Travelers are trying to figure out how to deal with new government rules placing an indefinite ban on electronic devices larger than smartphones from the cabins of commercial aircraft flying to both the United States and the United Kingdom from certain countries.
Canada is also considering joining the electronics ban for flights, the Globe and Mail reports.
In the United States, the ban covers nine airlines (Royal Jordanian, EgyptAir, Turkish Airlines, Saudi Arabia Airlines, Kuwait Airways, Royal Air Maroc, Qatar Airways, Emirates Air and Etihad Airways) and direct flights to the U.S. from 10 specific airports listed here.
In the United Kingdom, the ban covers inbound flights from six countries: Turkey, Lebanon, Jordan, Egypt, Tunisia and Saudi Arabia.
“The ban means there is probably intelligence indicating a terrorist group or individual has been planning to detonate a device on board a commercial airplane, using an electronic to either hide an explosive, or as a triggering device for an explosive,” said aviation safety and security expert Jeff Price.
How to Protect Your Valuables?
The ban also means that, for the foreseeable future, travelers booked on more than 125 affected flights a day to the U.S. and U.K. will have to put devices such as tablets, e-readers, cameras, laptops, portable DVD players, and video games in checked baggage.
Travelers are concerned not only about how they will spend their time during flights, but the fate of the devices checked in airplane holds.
“Am I seriously going to check a $5,000 camera? Not a chance,” said Washington, D.C.–based writer and photographer Emily Troutman, via Twitter.
As the bans begin to go into effect, experts are sharing advice and tips for those currently booked — or about to be booked — on the affected flights.
“Back up all your data and save it to the cloud, arrive at the airport early, bring your phone charger or buy one at the airport, and bring some good material,” suggests travel pro Johnny Jet. Try switching to connecting instead of a direct flight from one of the affected airports. “If you’re booked on the Emirate non-stop from Dubai to the U.S., see if they’ll move you to one of their one-stops through Milan or Athens,” he said.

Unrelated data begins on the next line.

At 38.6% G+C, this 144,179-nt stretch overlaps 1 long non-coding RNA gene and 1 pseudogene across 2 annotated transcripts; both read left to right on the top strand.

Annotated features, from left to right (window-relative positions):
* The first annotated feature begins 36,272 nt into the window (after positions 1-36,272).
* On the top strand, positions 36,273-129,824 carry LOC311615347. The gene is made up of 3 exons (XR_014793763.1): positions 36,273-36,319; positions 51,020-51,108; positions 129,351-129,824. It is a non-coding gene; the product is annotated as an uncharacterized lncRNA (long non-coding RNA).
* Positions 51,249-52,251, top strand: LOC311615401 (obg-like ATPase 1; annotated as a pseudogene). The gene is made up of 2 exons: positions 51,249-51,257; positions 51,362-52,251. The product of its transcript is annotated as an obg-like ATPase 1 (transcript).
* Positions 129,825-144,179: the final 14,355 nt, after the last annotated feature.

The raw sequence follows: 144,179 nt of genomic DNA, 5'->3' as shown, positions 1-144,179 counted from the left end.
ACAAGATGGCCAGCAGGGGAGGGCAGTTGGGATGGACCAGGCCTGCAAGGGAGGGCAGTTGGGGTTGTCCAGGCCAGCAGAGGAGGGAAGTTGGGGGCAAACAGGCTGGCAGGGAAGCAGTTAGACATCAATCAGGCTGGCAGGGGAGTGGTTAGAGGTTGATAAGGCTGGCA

Other travel experts suggest loading work files, books, games and other entertainment onto phones and purchasing or bringing along an external keyboard to make typing and accessing the information easier.
“Upgrading to a larger memory phone might be in order,” said Farecompare CEO Rick Seaney, whose research shows the ban will initially affect over 40,000 potentially inconvenienced fliers.
Tough for Families with Young Kids
Families traveling with children, who have come to rely on movie and game-filled tablets for entertainment, should make sure to pack “some good old-fashioned unplugged entertainment, such as books, puzzle books, and coloring pads,” said Suzanne Rowan Kelleher, family travel expert at About.com.
And this may be a good time to explore the offerings on the affected airlines’ in-flight entertainment, some of which is quite extensive.
Not long after the ban was announced, Middle East carrier Emirates posted a “Who Needs Tablets and Laptops Anyway?” tweet with a reminder that the airline offers “Over 2500 channels of the latest, movies, box sets, live sport, and kids TV.”
New Costs, Burdens for Business Travelers
While in-flight entertainment on a long flight is helpful, it won’t replace laptops for many travelers.
The ban “is simply unworkable for most business travelers. They need to be productive during their trips,” said the Business Travel Coalition in a statement. “Many business travelers do not check luggage, even on long flights as it slows them down upon arrival at baggage claim. Now they will have to check their electronics with many paying for the privilege.”
For those concerned about gear getting lost or stolen, insurance coverage from the airlines, travel insurance providers and certain credit cards may be helpful.
“The primary concern for most business travelers regarding the theft of electronic devices isn’t the value of the device itself, it’s the value/sensitivity of the data stored on the device,” said Max Leitschuh, iJET International Airline Safety Analyst.
Another option? Not checking electronic devices at all. “My recommendation is to ship your electronics to your destination,” said aviation security and safety expert Jeff Price, “There’s no way I’d put my laptop in checked baggage. And those little locks they sell can be defeated in about 15 seconds with a good paperclip.”